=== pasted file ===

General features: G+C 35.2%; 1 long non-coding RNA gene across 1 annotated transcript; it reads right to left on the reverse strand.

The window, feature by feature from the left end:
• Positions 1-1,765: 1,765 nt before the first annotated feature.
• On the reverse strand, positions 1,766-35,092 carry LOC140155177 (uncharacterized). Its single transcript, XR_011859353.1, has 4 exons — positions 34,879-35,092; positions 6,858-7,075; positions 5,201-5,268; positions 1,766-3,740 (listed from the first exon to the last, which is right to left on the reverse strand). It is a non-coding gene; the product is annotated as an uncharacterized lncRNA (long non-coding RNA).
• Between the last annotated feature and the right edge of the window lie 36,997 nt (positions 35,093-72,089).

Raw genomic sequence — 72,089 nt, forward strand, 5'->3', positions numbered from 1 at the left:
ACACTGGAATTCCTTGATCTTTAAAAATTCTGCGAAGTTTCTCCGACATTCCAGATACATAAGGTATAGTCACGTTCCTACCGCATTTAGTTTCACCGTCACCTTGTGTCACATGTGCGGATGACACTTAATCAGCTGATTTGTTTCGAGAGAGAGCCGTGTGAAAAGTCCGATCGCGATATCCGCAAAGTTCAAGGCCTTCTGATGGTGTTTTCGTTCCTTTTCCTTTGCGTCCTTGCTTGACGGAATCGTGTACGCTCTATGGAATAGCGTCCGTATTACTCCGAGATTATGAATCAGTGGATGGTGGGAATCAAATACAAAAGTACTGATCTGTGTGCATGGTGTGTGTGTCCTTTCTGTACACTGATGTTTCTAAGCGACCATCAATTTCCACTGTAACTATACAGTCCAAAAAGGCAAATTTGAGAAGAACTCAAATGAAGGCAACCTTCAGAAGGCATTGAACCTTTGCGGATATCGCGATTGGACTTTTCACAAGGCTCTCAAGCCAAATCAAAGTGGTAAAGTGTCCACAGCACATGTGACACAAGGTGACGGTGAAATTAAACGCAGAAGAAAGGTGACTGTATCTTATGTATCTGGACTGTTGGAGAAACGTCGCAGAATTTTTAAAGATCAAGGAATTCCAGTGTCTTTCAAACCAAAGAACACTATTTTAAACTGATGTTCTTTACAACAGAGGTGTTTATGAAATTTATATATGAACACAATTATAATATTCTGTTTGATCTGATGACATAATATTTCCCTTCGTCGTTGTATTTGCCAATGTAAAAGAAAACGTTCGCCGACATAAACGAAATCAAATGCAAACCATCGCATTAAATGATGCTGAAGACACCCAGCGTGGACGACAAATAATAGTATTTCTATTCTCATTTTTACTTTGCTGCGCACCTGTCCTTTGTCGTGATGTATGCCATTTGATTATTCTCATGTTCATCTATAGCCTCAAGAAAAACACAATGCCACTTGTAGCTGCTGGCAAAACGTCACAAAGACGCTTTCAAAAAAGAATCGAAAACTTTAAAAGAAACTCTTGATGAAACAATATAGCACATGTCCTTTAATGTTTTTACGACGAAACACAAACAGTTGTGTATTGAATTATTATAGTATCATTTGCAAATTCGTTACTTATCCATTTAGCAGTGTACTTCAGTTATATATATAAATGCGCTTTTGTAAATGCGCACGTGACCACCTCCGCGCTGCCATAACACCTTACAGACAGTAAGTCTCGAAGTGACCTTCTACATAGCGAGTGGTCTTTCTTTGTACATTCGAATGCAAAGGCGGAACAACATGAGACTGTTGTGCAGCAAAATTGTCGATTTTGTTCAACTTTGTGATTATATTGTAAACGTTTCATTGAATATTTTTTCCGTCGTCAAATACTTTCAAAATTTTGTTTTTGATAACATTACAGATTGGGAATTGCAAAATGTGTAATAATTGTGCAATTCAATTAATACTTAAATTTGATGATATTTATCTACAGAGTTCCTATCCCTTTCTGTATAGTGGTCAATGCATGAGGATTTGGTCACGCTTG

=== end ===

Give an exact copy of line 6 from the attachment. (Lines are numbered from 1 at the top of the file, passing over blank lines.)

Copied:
Raw genomic sequence — 72,089 nt, forward strand, 5'->3', positions numbered from 1 at the left: